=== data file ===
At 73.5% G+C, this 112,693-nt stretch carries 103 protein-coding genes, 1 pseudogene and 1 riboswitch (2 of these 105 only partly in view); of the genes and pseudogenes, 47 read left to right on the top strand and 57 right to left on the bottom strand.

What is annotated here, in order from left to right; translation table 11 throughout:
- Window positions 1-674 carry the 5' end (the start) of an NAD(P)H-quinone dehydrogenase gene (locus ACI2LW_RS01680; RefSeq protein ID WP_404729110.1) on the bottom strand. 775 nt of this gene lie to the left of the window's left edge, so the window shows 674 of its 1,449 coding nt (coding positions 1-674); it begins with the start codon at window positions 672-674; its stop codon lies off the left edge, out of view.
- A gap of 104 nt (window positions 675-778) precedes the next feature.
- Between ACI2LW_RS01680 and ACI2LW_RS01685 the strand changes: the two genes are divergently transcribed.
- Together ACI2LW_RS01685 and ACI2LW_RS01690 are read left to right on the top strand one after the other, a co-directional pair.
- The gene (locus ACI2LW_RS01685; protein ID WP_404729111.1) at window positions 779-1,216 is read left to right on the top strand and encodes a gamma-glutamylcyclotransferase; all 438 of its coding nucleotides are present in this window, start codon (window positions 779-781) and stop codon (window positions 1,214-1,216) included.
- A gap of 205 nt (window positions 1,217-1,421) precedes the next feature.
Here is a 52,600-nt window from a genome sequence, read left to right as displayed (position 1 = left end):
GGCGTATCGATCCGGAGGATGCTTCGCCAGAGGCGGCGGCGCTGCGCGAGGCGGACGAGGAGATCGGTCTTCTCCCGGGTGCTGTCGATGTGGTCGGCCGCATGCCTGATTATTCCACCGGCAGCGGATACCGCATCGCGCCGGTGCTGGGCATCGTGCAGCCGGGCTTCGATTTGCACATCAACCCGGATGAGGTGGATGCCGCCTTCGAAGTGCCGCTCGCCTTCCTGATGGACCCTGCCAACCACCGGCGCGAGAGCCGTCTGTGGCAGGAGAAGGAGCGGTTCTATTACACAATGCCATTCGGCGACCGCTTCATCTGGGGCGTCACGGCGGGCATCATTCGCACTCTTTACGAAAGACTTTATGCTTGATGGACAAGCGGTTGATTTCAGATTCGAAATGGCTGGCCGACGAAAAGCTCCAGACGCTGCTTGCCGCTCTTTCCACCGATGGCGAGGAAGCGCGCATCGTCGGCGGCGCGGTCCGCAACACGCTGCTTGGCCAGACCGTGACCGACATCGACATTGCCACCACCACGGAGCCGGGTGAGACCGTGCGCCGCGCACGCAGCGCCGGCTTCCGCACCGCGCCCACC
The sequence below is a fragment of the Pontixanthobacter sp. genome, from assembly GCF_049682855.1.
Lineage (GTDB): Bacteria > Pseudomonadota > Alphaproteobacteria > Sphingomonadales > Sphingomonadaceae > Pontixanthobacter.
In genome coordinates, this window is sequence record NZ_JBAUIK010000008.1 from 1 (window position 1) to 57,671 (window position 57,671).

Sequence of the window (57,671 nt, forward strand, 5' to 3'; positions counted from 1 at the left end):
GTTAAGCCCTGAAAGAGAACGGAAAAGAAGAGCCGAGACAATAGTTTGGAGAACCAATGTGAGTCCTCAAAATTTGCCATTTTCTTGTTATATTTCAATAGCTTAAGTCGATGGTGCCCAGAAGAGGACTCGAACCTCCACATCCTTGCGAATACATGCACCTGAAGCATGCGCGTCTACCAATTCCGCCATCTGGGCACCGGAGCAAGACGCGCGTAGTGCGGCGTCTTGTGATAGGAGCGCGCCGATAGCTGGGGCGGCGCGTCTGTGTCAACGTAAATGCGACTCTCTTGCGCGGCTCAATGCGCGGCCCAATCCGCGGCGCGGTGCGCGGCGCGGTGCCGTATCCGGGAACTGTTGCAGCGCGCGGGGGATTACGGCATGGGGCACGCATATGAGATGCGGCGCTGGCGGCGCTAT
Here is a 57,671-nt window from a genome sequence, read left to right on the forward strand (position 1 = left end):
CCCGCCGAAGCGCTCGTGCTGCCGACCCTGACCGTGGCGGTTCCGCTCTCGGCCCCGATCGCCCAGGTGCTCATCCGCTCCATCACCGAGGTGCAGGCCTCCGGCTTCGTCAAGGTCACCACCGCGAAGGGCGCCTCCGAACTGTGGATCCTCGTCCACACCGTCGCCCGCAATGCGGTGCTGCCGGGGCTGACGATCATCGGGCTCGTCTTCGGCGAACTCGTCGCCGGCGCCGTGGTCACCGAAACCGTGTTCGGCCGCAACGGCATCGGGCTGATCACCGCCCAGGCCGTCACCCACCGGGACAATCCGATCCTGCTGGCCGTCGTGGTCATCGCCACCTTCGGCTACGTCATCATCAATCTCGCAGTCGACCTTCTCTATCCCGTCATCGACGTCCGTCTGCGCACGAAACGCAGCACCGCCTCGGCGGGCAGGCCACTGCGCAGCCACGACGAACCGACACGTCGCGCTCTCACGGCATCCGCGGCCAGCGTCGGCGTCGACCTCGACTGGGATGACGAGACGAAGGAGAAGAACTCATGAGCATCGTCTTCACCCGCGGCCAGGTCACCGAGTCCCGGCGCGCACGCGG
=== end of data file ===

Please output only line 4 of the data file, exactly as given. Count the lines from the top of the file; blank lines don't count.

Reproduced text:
- A gap of 104 nt (window positions 675-778) precedes the next feature.